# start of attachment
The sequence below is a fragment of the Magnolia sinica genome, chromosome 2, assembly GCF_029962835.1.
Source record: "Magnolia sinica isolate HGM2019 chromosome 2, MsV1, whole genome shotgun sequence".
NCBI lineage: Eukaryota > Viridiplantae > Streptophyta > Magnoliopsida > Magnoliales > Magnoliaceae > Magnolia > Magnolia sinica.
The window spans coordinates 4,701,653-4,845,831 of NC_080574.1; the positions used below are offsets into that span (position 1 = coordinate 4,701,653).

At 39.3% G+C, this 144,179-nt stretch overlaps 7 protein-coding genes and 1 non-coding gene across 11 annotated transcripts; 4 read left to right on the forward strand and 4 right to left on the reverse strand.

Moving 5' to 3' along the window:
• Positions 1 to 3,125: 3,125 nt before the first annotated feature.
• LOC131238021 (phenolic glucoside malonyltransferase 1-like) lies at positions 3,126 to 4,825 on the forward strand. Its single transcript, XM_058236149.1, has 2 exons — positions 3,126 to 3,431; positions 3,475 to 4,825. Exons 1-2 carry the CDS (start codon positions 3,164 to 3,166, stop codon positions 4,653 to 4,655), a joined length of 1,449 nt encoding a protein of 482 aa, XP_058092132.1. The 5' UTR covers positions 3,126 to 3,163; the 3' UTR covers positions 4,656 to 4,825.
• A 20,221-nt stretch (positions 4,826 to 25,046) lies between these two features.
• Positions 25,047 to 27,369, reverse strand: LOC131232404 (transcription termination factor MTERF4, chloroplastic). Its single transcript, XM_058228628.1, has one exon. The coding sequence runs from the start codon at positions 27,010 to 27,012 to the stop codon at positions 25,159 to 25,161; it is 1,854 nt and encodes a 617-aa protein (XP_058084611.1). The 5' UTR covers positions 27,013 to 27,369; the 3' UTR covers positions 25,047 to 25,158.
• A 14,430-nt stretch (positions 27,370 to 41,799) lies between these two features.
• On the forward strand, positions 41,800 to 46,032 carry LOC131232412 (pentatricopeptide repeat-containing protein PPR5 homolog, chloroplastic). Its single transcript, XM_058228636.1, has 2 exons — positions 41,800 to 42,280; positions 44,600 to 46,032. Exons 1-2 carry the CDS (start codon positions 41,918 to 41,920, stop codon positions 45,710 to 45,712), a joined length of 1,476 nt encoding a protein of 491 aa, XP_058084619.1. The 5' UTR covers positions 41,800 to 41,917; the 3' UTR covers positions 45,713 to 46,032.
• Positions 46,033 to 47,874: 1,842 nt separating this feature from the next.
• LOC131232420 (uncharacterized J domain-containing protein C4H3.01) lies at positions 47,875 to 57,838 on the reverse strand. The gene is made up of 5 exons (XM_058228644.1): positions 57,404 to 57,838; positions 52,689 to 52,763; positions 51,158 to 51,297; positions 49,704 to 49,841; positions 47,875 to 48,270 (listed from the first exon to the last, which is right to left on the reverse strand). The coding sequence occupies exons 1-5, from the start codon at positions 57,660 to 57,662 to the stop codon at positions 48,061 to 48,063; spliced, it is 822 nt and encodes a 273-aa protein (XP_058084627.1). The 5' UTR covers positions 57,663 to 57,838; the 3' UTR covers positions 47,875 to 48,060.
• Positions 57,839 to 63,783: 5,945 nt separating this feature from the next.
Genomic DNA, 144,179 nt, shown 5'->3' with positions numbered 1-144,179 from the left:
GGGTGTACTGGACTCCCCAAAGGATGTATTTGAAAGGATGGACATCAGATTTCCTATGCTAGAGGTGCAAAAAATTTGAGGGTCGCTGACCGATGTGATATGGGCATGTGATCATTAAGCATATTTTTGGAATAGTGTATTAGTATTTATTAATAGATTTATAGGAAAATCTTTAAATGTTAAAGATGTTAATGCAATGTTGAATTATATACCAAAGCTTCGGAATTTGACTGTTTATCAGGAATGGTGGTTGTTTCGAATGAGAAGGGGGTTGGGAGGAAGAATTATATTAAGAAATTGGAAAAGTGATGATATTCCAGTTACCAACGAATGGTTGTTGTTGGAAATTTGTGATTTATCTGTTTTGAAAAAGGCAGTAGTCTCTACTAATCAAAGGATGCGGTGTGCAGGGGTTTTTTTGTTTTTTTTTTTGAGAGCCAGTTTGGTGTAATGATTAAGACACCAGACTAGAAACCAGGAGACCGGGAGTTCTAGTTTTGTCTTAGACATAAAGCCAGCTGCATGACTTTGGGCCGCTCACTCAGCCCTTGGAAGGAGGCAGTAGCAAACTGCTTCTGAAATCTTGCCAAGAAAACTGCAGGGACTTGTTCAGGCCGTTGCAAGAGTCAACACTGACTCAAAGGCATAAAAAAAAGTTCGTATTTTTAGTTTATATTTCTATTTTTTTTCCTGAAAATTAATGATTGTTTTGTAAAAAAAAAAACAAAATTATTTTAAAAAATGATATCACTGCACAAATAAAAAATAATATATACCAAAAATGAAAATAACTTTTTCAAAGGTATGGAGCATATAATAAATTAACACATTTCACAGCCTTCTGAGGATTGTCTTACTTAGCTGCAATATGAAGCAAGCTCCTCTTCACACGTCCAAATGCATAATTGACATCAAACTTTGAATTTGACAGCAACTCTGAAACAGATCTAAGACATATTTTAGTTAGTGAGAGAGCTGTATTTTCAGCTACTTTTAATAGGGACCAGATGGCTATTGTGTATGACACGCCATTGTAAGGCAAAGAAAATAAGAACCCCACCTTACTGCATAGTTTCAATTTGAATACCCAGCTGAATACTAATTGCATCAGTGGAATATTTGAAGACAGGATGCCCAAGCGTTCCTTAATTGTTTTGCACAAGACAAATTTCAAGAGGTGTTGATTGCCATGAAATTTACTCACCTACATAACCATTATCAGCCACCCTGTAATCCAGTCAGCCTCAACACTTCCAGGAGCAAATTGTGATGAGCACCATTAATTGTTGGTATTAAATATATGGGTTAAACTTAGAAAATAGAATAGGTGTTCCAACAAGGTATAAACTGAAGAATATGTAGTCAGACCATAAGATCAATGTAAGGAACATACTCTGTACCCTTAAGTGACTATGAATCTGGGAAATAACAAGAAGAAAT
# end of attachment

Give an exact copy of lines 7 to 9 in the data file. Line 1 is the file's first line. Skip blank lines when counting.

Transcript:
• Positions 1 to 3,125: 3,125 nt before the first annotated feature.
• LOC131238021 (phenolic glucoside malonyltransferase 1-like) lies at positions 3,126 to 4,825 on the forward strand. Its single transcript, XM_058236149.1, has 2 exons — positions 3,126 to 3,431; positions 3,475 to 4,825. Exons 1-2 carry the CDS (start codon positions 3,164 to 3,166, stop codon positions 4,653 to 4,655), a joined length of 1,449 nt encoding a protein of 482 aa, XP_058092132.1. The 5' UTR covers positions 3,126 to 3,163; the 3' UTR covers positions 4,656 to 4,825.
• A 20,221-nt stretch (positions 4,826 to 25,046) lies between these two features.